The number one thing you need to do is set some goals. Start with a high level goal; the goal that's your end game, or where you want to end up. Then branch off from those to set midlevel goals that are either necessary or very helpful to get to the high level goal. Lastly, you set the low level goals. These are goals that can be done in the near future. Things that are the closest to being possible today. Take your time with this, because you need to believe it. Trust it. Live for it. This isn't possible if you don't believe in every fiber of who you are that it's realistic. You will likely want to achieve multiple high level goals, but I don't recommend trying to juggle more than 2 or 3 of these. For example, I could want to become a best selling author, get both of my children through college, and become a millionaire all at the same time which will require 3 different goal structures. This is fine, but the more you add the more likely it is you'll become overwhelmed and not be as proactive in hitting your mark. Below is an example of the goal structure I've used for myself if you would like somewhere to start.

Now, you can't write this out, never look at it again, and think anything is going to progress. You have to consistently check in with yourself. Put yourself on your own calendar for a meeting with yourself. If you can set aside time for meetings and tasks that benefit other people's needs you can take 20 minutes to check in with yourself to review what you can do that week that will help you get closer to checking off one of your low level goals. Once this is written I like to think it's permanent (until it's not). You should hardly ever touch your structure once it's put in place as long as you put a lot of effort into thinking about it and making sure it's realistic when you are creating it. I say it's like changing insurance outside the enrollment period. It's only able to be changed for major life event's like, job changes, getting married/divorced (not getting a boyfriend), or having or losing children.

It's that easy. Then you just follow it until you step your way up to that high level goal. The hard parts are setting a structure you believe in and actually committing to working it...every day. Some days you will feel more motivated than others, that's okay. No one said you have to be motivated to do something. Just do it.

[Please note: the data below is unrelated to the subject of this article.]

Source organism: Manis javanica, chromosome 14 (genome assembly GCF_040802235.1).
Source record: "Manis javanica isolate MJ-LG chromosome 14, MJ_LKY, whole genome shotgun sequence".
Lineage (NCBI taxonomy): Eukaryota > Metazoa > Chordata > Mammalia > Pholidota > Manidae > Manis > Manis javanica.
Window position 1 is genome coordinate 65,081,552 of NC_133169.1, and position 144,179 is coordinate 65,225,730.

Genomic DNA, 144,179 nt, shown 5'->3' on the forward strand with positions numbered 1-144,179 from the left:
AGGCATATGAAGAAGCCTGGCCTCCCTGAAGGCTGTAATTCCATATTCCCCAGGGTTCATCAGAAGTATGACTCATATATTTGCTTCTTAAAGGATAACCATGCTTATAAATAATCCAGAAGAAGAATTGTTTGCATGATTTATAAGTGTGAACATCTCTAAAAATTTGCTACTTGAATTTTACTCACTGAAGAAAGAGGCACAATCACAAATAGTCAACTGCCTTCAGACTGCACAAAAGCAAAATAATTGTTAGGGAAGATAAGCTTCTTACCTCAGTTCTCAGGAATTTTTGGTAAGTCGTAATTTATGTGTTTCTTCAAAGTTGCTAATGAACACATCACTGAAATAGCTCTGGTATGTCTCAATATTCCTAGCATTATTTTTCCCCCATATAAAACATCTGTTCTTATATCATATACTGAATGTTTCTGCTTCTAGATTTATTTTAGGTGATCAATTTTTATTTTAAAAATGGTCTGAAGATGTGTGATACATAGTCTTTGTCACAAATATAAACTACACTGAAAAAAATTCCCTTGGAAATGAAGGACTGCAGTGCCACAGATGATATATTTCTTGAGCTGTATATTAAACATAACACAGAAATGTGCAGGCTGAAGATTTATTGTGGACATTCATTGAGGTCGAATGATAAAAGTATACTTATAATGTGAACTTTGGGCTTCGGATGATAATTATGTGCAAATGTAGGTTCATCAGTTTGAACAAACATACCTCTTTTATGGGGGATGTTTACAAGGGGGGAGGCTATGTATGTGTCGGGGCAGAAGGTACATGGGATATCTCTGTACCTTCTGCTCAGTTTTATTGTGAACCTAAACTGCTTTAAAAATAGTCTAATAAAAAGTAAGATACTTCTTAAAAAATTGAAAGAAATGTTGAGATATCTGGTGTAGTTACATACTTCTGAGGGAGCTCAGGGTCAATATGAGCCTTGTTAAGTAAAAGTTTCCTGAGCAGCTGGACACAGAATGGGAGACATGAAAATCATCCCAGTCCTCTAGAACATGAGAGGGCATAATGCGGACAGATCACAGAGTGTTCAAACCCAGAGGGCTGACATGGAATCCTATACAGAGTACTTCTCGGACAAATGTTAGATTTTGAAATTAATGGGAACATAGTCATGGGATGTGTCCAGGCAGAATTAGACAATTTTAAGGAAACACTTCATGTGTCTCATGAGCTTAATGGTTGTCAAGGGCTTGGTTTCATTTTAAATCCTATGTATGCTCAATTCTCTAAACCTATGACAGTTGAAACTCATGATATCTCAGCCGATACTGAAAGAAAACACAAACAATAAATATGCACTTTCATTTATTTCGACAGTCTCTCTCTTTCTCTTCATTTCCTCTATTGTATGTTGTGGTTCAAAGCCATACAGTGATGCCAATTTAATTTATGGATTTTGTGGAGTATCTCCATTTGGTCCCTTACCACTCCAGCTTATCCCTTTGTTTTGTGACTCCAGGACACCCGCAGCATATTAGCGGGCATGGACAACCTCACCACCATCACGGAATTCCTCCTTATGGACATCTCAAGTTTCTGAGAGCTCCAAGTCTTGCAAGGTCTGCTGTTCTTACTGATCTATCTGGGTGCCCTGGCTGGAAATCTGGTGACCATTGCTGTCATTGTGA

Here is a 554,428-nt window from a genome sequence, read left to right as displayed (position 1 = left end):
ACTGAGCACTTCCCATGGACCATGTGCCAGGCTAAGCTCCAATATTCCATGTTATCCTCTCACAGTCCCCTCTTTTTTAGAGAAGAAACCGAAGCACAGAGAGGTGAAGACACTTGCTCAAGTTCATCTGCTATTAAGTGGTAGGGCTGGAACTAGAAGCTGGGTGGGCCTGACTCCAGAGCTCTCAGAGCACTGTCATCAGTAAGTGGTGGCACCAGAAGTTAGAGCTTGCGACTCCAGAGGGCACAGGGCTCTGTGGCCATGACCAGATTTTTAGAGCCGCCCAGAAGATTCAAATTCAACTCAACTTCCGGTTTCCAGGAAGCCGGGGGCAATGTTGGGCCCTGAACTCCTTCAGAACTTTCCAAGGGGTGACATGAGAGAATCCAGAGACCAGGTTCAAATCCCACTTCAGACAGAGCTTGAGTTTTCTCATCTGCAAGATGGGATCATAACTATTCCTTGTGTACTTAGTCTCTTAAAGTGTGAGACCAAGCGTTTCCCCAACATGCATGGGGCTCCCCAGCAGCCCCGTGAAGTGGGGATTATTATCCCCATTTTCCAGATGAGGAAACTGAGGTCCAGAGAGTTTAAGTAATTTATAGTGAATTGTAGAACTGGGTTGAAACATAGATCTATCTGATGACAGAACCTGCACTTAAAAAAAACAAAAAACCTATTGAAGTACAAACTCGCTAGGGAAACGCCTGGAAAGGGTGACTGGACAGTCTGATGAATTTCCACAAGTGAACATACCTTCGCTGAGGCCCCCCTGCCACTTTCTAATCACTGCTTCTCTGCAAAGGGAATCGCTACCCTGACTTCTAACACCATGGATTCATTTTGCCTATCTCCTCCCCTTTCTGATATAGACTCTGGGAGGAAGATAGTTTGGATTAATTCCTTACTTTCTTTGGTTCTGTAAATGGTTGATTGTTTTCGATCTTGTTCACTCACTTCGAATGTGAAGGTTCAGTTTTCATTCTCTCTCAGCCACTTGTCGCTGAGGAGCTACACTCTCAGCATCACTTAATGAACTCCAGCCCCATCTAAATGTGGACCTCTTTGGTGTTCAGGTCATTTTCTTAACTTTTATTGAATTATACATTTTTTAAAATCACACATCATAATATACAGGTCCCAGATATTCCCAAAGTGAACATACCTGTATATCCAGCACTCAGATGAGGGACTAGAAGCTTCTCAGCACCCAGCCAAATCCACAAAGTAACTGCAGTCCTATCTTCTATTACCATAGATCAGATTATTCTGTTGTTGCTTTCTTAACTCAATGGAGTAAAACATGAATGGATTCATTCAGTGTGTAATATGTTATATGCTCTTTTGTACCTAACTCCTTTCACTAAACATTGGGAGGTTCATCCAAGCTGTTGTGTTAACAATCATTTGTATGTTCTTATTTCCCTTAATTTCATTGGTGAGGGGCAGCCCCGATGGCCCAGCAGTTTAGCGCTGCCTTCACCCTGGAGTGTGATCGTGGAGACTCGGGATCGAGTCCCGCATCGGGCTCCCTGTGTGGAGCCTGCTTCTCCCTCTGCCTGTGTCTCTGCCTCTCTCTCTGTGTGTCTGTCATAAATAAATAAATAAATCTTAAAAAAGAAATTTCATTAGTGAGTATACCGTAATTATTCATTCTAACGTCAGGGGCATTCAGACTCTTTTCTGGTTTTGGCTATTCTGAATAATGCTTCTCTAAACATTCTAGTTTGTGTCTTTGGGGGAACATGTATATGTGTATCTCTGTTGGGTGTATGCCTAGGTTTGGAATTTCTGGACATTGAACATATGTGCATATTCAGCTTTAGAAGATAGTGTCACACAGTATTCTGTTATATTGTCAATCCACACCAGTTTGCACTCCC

Direction vs. Speed

We touched on speed a bit when talking about the time preference that is plaguing our culture. Media and influencers would have you believe that you should have it all together by the time you graduate high school or even college, but for the average person, that just isn't realistic and we all know that comparison is the thief of joy. You've got to put your blinders on. Don't look at what other people are doing, wearing, or sharing. Most of it is illusion anyway and you can't compare your real life to other people's highlight reels.

Kylie Jenner was a billionaire by the time that she turned 20, but let's face it, she had a leg up compared to you and I. Did you know that the average first time home buyer is 33 years old and that home is on average only $215,000? You've got time! Only 34% of households make over $100,000 a year, many of which include more than one person working, AND it includes every age group. Ground yourself with facts and not with what it SEEMS like everyone else is doing.

Why is direction important? Well, there is a common analogy told about what a one degree difference in direction can make when flying a plane. I like this specific wording of the analogy from 5AM Joel:

"Imagine an airplane leaving from Los Angeles flying direct to Rome, Italy. The flight will take about 12 hours if the plane goes in a direct and straight line.

But, if the nose of the airplane is pointed just 1 degree off course to the south, after 12 hours the plane will land somewhere in Tunisia, Africa! If there is a one degree difference to the north the plane might land in Slovenia or Austria!"

This tells us if we focus on how fast we are going as opposed to being focused on the direction (our plan/ goal structure) we will end up so far from our goal that we'll have to write a whole new goal structure just to get to the same place that we thought we were going originally, and now we really are going to be a lot older once we get there.

So What?

None of this was to discourage you from wanting to be successful. Like i said, we all want happiness. We all want to feel like we achieved that for ourselves. I'm just telling you that it probably isn't going to happen overnight, and the people that you admire...ask them! Ask them what it took for them to achieve their level of success. I guarantee you the answer will surprise you. There's a reason why we admire successful people so much. It's because deep down we know it isn't easy. If it was, everyone would be successful, and they aren't, but YOU can be, by prioritizing direction over speed, putting on your social blinders, and working your goal structure.

Just my thoughts,